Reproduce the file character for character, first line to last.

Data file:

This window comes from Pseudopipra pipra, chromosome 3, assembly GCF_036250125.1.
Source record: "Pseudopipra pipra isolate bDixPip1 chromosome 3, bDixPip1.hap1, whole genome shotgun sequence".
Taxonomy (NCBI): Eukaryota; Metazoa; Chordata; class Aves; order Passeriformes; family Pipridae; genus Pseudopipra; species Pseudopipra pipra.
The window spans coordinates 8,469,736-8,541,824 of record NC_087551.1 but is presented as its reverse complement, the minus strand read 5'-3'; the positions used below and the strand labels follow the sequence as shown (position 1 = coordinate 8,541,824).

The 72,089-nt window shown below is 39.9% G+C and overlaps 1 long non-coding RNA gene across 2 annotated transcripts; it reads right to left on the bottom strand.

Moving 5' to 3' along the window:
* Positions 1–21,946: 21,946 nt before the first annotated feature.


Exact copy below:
This window comes from Pseudopipra pipra, chromosome 3, assembly GCF_036250125.1.
Source record: "Pseudopipra pipra isolate bDixPip1 chromosome 3, bDixPip1.hap1, whole genome shotgun sequence".
Taxonomy (NCBI): Eukaryota; Metazoa; Chordata; class Aves; order Passeriformes; family Pipridae; genus Pseudopipra; species Pseudopipra pipra.
The window spans coordinates 8,469,736-8,541,824 of record NC_087551.1 but is presented as its reverse complement, the minus strand read 5'-3'; the positions used below and the strand labels follow the sequence as shown (position 1 = coordinate 8,541,824).

The 72,089-nt window shown below is 39.9% G+C and overlaps 1 long non-coding RNA gene across 2 annotated transcripts; it reads right to left on the bottom strand.

Moving 5' to 3' along the window:
* Positions 1–21,946: 21,946 nt before the first annotated feature.